Learning Chinese is useful for gaining more access and insight, and increasing cultural awareness. In other words, learning Chinese is the precursor to a better appreciation of Chinese customs, people, and history which in turn fosters empathy and union. The good news is cultural appreciation can be achieved regardless of your level of language acquisition. Any amount of cultural appreciation is achievable and beneficial. From the ability to eat chicken feet without wincing, to celebrating Chinese festivals, to valuing the beauty of ancient Chinese sonnets (tang shi), these are all ways of appreciating a country’s culture.
There’s another aspect that learning Chinese (or rather relearning while teaching my kids) has had for me as an ethnic Chinese individual – a sentiment that many Sassy Mama readers may share. When I started practising OPOL with my children, I found that the more I communicated in Chinese, the stronger my native roots grew. I discovered that even though English is my proficient language, Mandarin is still my native tongue – the language that resonates with the wavelengths of my emotions, and has the ability to exactly voice my sentiments. I greet my children with xin gan bao bei – the literal translation of “heart, liver, treasure” is awkward, but the infused meaning is abounding endearment. Passing on this verbal family heirloom, whispered lovingly to me by my parents, feels natural and appropriate. It’s as if I’m channelling a generational transference of love, tenderness, and history to my children.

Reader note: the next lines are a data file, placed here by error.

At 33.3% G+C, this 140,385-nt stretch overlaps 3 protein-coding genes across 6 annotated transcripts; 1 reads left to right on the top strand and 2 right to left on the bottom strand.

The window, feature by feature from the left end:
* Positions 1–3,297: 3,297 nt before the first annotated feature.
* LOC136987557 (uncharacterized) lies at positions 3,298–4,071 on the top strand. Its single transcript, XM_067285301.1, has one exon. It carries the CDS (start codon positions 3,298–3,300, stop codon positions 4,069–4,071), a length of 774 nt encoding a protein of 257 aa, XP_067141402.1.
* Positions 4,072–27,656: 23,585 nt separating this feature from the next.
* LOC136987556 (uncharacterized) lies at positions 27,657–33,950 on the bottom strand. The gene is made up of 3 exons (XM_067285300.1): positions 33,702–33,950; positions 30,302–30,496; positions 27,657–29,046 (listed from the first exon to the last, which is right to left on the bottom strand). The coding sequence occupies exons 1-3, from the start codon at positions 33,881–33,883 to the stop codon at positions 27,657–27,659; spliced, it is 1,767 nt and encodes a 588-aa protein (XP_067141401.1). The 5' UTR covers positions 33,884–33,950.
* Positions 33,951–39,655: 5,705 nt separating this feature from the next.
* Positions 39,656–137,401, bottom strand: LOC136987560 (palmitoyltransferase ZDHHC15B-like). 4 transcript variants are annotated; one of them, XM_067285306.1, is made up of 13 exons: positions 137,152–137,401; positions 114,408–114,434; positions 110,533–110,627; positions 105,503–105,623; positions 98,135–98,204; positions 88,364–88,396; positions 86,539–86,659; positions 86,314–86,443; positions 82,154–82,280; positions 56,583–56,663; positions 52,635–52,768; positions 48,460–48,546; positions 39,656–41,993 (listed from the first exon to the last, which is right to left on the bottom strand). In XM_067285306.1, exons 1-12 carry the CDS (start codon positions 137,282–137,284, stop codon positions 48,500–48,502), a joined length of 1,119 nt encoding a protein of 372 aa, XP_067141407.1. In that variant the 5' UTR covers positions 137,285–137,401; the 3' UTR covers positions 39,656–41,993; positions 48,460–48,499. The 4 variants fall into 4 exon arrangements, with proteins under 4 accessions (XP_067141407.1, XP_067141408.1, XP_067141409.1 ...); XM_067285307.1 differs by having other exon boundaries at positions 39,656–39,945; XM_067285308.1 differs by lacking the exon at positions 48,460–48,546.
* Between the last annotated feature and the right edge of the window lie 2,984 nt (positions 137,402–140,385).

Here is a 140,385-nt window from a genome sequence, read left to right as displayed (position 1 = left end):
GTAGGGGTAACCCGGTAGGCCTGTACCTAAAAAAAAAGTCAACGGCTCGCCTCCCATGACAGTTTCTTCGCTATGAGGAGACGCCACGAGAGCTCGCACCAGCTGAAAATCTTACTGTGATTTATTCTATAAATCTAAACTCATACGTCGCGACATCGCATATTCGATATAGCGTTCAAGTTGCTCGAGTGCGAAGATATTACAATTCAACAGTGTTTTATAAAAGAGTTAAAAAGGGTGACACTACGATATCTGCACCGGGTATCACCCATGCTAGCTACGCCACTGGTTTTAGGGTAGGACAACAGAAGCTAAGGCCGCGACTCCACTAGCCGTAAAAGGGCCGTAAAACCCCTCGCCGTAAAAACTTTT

While our backgrounds, motivations and objectives for learning Chinese may be different, most of us will agree that learning an additional language is beneficial. But hopefully, the learning does not stop inside the classroom but extends into multicultural awareness, appreciation, and empathy for people from other cultures.